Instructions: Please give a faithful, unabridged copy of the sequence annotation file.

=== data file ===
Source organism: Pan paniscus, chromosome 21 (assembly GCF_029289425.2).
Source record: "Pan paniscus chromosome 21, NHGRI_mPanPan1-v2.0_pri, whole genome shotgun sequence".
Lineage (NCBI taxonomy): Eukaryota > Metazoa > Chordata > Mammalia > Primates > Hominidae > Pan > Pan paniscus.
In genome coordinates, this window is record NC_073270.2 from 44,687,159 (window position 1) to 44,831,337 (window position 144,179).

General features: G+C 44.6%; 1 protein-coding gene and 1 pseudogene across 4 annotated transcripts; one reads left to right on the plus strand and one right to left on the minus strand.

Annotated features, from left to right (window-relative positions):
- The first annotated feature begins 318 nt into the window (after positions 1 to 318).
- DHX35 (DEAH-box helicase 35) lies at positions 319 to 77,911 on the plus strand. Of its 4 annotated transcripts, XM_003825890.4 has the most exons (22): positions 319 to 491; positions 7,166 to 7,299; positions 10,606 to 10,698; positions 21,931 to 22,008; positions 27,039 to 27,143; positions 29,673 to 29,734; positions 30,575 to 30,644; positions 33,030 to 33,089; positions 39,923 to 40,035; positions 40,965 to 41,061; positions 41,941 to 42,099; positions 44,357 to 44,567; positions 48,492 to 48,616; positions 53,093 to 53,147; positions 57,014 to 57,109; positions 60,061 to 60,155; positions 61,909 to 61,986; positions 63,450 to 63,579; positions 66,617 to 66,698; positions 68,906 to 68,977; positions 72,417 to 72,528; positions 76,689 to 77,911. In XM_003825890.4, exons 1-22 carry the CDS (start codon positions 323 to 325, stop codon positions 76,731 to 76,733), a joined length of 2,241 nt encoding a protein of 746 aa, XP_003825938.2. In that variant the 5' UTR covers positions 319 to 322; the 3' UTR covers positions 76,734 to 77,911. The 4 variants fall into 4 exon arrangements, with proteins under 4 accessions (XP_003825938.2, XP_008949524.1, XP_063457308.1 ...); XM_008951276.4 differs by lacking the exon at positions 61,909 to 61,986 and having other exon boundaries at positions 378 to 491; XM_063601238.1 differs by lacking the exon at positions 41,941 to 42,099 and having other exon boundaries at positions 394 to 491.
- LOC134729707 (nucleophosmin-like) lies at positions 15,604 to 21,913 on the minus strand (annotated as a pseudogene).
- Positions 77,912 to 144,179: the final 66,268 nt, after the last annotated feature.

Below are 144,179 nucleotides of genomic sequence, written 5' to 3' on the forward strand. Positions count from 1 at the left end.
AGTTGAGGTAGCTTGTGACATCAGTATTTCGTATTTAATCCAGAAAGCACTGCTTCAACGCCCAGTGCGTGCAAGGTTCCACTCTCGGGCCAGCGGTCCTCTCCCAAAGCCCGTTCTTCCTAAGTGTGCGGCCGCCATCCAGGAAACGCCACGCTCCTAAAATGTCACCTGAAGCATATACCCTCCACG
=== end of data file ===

Source organism: Pan paniscus, chromosome 21 (assembly GCF_029289425.2).
Source record: "Pan paniscus chromosome 21, NHGRI_mPanPan1-v2.0_pri, whole genome shotgun sequence".
Lineage (NCBI taxonomy): Eukaryota > Metazoa > Chordata > Mammalia > Primates > Hominidae > Pan > Pan paniscus.
In genome coordinates, this window is record NC_073270.2 from 44,687,159 (window position 1) to 44,831,337 (window position 144,179).

General features: G+C 44.6%; 1 protein-coding gene and 1 pseudogene across 4 annotated transcripts; one reads left to right on the plus strand and one right to left on the minus strand.

Annotated features, from left to right (window-relative positions):
- The first annotated feature begins 318 nt into the window (after positions 1 to 318).
- DHX35 (DEAH-box helicase 35) lies at positions 319 to 77,911 on the plus strand. Of its 4 annotated transcripts, XM_003825890.4 has the most exons (22): positions 319 to 491; positions 7,166 to 7,299; positions 10,606 to 10,698; positions 21,931 to 22,008; positions 27,039 to 27,143; positions 29,673 to 29,734; positions 30,575 to 30,644; positions 33,030 to 33,089; positions 39,923 to 40,035; positions 40,965 to 41,061; positions 41,941 to 42,099; positions 44,357 to 44,567; positions 48,492 to 48,616; positions 53,093 to 53,147; positions 57,014 to 57,109; positions 60,061 to 60,155; positions 61,909 to 61,986; positions 63,450 to 63,579; positions 66,617 to 66,698; positions 68,906 to 68,977; positions 72,417 to 72,528; positions 76,689 to 77,911. In XM_003825890.4, exons 1-22 carry the CDS (start codon positions 323 to 325, stop codon positions 76,731 to 76,733), a joined length of 2,241 nt encoding a protein of 746 aa, XP_003825938.2. In that variant the 5' UTR covers positions 319 to 322; the 3' UTR covers positions 76,734 to 77,911. The 4 variants fall into 4 exon arrangements, with proteins under 4 accessions (XP_003825938.2, XP_008949524.1, XP_063457308.1 ...); XM_008951276.4 differs by lacking the exon at positions 61,909 to 61,986 and having other exon boundaries at positions 378 to 491; XM_063601238.1 differs by lacking the exon at positions 41,941 to 42,099 and having other exon boundaries at positions 394 to 491.
- LOC134729707 (nucleophosmin-like) lies at positions 15,604 to 21,913 on the minus strand (annotated as a pseudogene).
- Positions 77,912 to 144,179: the final 66,268 nt, after the last annotated feature.

Below are 144,179 nucleotides of genomic sequence, written 5' to 3' on the forward strand. Positions count from 1 at the left end.
AGTTGAGGTAGCTTGTGACATCAGTATTTCGTATTTAATCCAGAAAGCACTGCTTCAACGCCCAGTGCGTGCAAGGTTCCACTCTCGGGCCAGCGGTCCTCTCCCAAAGCCCGTTCTTCCTAAGTGTGCGGCCGCCATCCAGGAAACGCCACGCTCCTAAAATGTCACCTGAAGCATATACCCTCCACG